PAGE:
Benoît Hamon, the Socialist Presidential Hopeful, is Good News for the French Left
Norman Pollack
Political Cannibalism: Eating America’s Vitals
Bruce Mastron
Obamacare? Trumpcare? Why Not Cubacare?
David Macaray
Hollywood Screen and TV Writers Call for Strike Vote
Christian Sorensen
We’ve Let Capitalism Kill the Planet
Rodolfo Acuna
What We Don’t Want to Know
Binoy Kampmark
The Futility of the Electronics Ban
Andrew Moss
Why ICE Raids Imperil Us All
March 27, 2017
Robert Hunziker
A Record-Setting Climate Going Bonkers
Frank Stricker
Why $15 an Hour Should be the Absolute Minimum Minimum Wage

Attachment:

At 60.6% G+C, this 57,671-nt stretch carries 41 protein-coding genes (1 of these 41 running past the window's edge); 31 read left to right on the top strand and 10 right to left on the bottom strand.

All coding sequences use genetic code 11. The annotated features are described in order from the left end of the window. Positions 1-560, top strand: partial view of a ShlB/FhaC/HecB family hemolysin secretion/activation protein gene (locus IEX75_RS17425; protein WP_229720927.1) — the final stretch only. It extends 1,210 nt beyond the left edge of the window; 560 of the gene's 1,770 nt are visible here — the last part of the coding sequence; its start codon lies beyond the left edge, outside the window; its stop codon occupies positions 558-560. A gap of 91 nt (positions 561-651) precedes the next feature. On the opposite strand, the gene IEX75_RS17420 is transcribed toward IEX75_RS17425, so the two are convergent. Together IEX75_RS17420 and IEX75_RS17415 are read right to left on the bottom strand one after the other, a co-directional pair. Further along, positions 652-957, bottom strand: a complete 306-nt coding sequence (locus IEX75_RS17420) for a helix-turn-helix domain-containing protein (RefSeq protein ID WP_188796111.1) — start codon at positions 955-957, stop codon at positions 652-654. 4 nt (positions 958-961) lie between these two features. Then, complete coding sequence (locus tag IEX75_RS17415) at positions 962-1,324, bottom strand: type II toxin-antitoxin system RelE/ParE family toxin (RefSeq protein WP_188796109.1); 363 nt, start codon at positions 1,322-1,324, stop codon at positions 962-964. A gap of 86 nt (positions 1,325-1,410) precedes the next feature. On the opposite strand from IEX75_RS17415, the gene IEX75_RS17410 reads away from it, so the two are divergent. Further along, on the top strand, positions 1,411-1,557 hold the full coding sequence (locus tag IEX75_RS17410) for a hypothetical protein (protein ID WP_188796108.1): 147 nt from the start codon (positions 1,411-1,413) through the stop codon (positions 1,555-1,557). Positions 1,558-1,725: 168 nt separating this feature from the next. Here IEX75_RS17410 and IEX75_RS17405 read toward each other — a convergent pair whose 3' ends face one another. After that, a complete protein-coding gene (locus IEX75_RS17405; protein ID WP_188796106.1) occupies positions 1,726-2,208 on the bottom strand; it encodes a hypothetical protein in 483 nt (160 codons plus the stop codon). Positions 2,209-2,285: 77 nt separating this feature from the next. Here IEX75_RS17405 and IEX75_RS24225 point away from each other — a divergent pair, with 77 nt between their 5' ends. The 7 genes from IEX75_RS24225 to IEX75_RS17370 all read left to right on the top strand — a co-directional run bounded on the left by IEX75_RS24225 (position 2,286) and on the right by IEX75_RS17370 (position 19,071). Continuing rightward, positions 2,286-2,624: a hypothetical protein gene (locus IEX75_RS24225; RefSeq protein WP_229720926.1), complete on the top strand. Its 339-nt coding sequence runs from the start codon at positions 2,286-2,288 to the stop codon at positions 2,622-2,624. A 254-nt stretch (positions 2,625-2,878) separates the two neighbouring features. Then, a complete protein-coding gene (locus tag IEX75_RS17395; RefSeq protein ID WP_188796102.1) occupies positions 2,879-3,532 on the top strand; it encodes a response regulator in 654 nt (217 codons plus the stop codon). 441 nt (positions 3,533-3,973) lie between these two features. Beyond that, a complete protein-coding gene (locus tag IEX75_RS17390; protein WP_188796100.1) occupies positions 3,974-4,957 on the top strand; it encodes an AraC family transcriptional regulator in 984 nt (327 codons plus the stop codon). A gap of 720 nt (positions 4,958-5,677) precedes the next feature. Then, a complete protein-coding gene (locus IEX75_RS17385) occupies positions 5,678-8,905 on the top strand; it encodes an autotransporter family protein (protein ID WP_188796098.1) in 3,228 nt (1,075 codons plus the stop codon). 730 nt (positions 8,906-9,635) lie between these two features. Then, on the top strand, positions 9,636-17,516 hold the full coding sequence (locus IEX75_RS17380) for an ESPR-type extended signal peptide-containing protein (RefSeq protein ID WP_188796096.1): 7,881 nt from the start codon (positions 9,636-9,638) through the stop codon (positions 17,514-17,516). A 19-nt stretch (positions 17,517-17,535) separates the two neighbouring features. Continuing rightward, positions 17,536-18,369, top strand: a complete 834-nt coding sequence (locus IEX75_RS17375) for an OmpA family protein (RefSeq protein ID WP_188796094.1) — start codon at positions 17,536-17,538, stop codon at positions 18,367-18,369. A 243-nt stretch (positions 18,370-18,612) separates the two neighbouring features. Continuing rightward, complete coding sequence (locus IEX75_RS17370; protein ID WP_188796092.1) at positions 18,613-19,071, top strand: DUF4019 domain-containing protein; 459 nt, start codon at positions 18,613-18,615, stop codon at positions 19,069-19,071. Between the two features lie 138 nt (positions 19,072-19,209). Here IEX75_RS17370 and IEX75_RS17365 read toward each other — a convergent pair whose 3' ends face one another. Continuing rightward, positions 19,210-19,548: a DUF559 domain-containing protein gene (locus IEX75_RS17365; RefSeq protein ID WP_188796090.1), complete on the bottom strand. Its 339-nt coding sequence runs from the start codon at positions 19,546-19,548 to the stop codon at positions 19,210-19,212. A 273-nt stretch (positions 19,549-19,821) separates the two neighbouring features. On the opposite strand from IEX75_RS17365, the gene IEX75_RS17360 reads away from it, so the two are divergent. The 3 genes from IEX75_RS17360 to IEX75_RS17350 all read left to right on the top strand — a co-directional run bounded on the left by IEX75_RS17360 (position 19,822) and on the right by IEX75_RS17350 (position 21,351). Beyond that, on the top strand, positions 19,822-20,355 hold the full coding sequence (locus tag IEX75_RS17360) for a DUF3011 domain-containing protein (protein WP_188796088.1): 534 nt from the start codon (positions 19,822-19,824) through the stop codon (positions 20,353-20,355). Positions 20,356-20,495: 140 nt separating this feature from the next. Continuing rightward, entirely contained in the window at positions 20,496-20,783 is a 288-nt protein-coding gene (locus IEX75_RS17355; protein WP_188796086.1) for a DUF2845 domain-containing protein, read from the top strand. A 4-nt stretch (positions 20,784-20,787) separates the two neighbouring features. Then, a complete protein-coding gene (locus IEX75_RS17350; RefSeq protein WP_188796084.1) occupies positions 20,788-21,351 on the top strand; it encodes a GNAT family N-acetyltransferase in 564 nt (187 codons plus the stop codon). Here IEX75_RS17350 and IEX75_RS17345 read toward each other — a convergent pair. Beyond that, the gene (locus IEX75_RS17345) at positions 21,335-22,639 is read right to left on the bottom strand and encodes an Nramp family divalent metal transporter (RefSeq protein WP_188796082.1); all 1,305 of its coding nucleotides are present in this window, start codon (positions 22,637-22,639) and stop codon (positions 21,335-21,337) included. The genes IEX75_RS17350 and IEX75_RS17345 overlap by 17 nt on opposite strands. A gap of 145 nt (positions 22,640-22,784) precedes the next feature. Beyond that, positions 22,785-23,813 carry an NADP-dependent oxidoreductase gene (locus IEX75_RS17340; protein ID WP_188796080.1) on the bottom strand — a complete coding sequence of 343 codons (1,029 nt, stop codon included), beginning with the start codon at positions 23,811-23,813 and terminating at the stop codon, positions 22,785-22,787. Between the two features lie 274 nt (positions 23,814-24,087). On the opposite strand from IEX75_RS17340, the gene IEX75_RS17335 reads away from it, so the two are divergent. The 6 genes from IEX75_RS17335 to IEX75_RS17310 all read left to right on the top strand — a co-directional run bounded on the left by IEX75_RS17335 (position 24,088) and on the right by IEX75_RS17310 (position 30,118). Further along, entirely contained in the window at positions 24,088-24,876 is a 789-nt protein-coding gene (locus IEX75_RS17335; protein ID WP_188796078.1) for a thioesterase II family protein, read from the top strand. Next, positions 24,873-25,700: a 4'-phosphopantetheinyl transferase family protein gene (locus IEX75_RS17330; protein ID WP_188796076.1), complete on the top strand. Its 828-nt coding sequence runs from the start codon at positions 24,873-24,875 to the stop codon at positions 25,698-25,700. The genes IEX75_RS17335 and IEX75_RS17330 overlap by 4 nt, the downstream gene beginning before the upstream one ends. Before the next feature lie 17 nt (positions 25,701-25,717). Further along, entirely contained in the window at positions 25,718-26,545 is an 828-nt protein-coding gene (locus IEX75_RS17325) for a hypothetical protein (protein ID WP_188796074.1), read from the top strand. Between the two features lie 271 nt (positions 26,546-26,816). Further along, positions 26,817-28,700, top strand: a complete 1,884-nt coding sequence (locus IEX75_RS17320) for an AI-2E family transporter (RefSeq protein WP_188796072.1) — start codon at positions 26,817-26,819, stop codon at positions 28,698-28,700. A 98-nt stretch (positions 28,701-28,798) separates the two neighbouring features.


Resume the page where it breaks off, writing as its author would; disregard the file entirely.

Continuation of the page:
Melvin Goodman
The Disappearance of Bipartisanship on the Intelligence Committees
Patrick Cockburn
ISIS’s Losses in Syria and Iraq Will Make It Difficult to Recruit
Russell Mokhiber
Single-Payer Bernie Morphs Into Public Option Dean
Gregory Barrett
Can Democracy Save Us?
Dave Lindorff
Budget Goes Military
John Heid
Disappeared on the Border: “Chase and Scatter” — to Death
Mark Weisbrot
The Troubling Financial Activities of an Ecuadorian Presidential Candidate
Robert Fisk
As ISIS’s Caliphate Shrinks, Syrian Anger Grows
Michael J. Sainato
Democratic Party Continues Shunning Popular Sanders Surrogates
Paul Bentley
Nazi Heritage: the Strange Saga of Chrystia Freeland’s Ukrainian Grandfather
Christopher Ketcham
Buddhism in the Storm
Thomas Barker
Platitudes in the Wake of London’s Terror Attack
Mike Hastie
Insane Truths: a Vietnam Vet on “Apocalypse Now, Redux”
FacebookTwitterGoogle+RedditEmail